Tag Archives: sarcasm

Vaccine Schedule: 1960 vs 2016

Fun fact: if your friends and family are sharing this idiotic vaccine schedule comparison on social media, they’re fucking morons.

I know, I know, you’re already shaking your head and clucking your tongue at how mean it is to call these simpletons morons, but bear with me here, because I’m not the only one that must think that the sort of folk likely to share this are not blessed with an over-abundance of brains—the people who MADE the document knew it too. Here’s how I know:

Continue reading Vaccine Schedule: 1960 vs 2016

Message Awards

Some thoughts about a new genre fiction award proposal in no particular order…

  1. If you are complaining about fiction that is overly politicized (especially so far as to call it “message fiction”) but fellate the weary corpse of Heinlein, I have to assume you’ve completely forgotten The Moon is a Harsh Mistress, Stranger in a Strange Land, Starship Troopers, Farnham’s Freehold, or pretty much his entire catalog! (And I say this as an enthusiast of Heinlein’s work; an enthusiast that owns nearly everything that he’s written—come on now!)
  2. If you complain about the burdensome message of horrible books that you’ve never read, I have less than no respect for your position. I managed to gut my way through some absolutely abhorrent tripe this Hugo season to be able to vote in an informed manner—it’s intellectually dishonest to make such claims from utter ignorance.
  3. At all costs, avoid following behind multiple years during which the Hugo awards were bombarded with claims of  nominations and votes governed by an empowered clique (without any evidence to support those fantastic claims) with an attempt to create a new award that will literally: have overlords in the form of a board of directors; have a rank of judges to disqualify works unilaterally based on perceived politics; and gate-keep nomination and voter membership by virtue of a trust web that can only be described as an algorithmic clique (unless you immediately acknowledge the almost-but-not-quite-funny irony of the proposal.)
  4. If you do the above and fail to call your award “The Cliquies,” you’re fucking dead to me.
  5. You cannot honestly and fairly make the claim that the only reason a convention would invite (for numerous years) a Hugo-winning, Nebula-winning, multiple other fucking award winning author is because of a shift to some kind of political correctness—especially in spite of NUMEROUS FUCKING EXAMPLES of honored guests of the opposite variety (and an equally ponderous amount to indicate that they’ve always invited “lefties”).1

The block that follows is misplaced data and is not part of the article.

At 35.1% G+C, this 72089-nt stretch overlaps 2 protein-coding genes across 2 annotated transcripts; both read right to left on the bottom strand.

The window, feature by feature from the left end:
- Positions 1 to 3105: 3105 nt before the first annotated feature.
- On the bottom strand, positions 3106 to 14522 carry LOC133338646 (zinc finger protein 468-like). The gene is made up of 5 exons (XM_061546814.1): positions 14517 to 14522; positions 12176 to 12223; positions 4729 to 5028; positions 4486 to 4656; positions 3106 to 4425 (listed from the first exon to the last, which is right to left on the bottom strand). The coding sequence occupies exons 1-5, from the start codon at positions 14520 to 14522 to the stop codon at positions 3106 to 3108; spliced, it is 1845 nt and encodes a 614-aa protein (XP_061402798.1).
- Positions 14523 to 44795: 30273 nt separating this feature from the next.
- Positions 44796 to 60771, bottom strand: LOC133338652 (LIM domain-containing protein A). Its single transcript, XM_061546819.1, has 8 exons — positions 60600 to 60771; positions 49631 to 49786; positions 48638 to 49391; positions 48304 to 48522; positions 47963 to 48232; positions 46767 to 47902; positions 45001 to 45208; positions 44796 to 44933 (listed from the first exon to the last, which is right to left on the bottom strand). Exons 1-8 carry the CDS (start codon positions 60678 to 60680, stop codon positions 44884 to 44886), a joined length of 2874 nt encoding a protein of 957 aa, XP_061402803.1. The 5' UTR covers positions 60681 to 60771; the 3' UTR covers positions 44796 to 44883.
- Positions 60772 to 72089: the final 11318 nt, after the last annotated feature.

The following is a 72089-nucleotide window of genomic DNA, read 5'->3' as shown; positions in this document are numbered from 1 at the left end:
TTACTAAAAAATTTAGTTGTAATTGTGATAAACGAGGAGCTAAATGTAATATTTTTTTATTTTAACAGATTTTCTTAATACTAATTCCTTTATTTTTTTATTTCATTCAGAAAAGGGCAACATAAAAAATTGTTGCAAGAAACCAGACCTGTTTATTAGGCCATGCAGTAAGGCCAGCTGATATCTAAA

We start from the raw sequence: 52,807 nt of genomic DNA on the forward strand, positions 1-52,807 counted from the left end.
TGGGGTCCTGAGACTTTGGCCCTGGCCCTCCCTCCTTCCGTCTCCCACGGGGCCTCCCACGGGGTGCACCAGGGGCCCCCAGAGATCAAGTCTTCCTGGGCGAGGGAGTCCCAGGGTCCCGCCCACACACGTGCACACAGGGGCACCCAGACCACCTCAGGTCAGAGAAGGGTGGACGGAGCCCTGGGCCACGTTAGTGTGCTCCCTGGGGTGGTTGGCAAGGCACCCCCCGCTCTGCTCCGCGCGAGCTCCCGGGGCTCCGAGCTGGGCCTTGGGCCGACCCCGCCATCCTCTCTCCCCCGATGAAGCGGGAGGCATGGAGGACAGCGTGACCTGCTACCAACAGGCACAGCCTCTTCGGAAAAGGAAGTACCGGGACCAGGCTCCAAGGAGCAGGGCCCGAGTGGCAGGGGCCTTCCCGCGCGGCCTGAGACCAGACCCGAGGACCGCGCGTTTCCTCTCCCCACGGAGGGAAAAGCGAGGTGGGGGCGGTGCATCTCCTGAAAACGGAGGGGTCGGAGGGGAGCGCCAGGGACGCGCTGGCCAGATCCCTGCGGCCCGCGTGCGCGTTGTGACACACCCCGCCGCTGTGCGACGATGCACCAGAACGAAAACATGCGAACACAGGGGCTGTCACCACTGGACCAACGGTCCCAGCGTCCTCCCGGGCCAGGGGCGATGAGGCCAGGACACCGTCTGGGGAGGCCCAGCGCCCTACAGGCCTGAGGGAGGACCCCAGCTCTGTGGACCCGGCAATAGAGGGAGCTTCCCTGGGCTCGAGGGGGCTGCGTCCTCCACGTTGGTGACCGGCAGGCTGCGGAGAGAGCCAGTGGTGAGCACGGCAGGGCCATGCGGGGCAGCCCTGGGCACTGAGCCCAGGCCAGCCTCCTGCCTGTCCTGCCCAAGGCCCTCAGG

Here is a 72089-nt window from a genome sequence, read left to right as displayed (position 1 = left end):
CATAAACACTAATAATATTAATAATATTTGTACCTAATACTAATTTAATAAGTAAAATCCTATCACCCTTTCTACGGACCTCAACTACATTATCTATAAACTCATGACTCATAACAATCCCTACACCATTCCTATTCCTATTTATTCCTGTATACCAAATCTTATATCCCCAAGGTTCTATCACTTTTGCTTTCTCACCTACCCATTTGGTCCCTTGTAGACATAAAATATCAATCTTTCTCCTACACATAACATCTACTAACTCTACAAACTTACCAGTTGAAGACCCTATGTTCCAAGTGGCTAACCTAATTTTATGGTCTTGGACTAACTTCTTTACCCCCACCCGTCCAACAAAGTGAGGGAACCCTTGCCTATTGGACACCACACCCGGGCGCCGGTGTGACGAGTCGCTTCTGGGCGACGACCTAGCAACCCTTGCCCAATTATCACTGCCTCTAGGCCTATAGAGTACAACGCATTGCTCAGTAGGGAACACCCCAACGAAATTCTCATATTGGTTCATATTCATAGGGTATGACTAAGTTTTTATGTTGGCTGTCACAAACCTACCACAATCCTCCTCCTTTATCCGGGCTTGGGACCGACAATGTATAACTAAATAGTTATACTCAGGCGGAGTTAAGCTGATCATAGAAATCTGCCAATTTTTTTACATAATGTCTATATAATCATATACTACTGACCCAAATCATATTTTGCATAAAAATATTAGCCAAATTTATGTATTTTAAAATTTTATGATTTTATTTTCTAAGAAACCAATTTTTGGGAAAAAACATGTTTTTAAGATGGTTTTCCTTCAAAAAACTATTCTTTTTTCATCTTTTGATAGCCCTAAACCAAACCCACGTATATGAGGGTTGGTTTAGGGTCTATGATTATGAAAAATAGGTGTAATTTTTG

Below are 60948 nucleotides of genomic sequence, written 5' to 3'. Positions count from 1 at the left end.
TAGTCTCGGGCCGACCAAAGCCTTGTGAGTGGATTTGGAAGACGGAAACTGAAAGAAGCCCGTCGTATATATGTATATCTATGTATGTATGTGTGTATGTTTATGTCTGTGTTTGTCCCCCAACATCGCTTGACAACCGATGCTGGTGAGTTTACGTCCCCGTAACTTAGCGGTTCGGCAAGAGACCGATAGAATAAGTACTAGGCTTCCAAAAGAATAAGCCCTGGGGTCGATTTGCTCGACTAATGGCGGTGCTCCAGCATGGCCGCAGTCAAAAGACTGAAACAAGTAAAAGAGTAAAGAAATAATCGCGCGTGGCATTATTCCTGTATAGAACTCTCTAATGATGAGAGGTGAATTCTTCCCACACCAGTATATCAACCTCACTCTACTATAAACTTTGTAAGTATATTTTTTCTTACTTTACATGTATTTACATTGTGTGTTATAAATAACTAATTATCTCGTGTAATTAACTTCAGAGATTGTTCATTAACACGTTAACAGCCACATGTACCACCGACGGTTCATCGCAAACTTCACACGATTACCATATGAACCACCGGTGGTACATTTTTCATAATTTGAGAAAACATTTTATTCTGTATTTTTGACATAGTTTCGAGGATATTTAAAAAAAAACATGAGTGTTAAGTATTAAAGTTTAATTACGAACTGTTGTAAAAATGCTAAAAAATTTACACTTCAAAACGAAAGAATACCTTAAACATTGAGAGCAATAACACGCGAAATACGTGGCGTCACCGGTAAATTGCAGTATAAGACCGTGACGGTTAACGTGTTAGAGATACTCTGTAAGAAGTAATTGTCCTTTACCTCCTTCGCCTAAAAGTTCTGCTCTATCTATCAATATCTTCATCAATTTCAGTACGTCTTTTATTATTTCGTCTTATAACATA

6. I will also accept, as a name for your award, “The Morissettes” (because it is, in fact, a little too ironic, dontcha think?)
  7. If you rail against “message fiction” because it replaces “good story” with “boring message,” then applaud the creation of a slate of replacements that includes “The Parliament of Beasts and Birds” and consider that to be completely reasonable behavior among adults, then not only do I hate you for clearly having failed to read Wright’s piece of shit, but I doubly hate you for forcing me to gut my way through that sack of message-laden drivel. Seriously, every fucking one of you that put that load of shit on the ballot should be ashamed of yourselves; that’s just fucking mean.2
  8. Another good name for your award is the “Message Awards” I’m not sure what the award would look like for this one, honestly, but I’m looking forward to seeing it.

On a more serious note; I am a huge fan of the idea of anybody who feels that their point of view (or their community’s point of view) is underrepresented by a given set of awards making their own awards. If nothing else, it stands a reasonable chance of encouraging more folks to read, and to read more widely. But don’t piss in my face and tell me it’s raining—if you want to make a symbolic middle-finger to the Hugos, own that shit. Pretending that you’re not creating a new clique to replace the clique from which you feel excluded while doing precisely that so transparently—well, it’s just insulting to all involved really.


1 I say this as Jer, a person who has been attending the convention in question for over a decade. My views are not those of Jer, member of the board of directors, nor do they in any way represent the views of Penguicon, the convention committee, or the board of directors.
2 I’m not kidding, I’ve read scriptures more compelling and Chick tracts with less blatant message.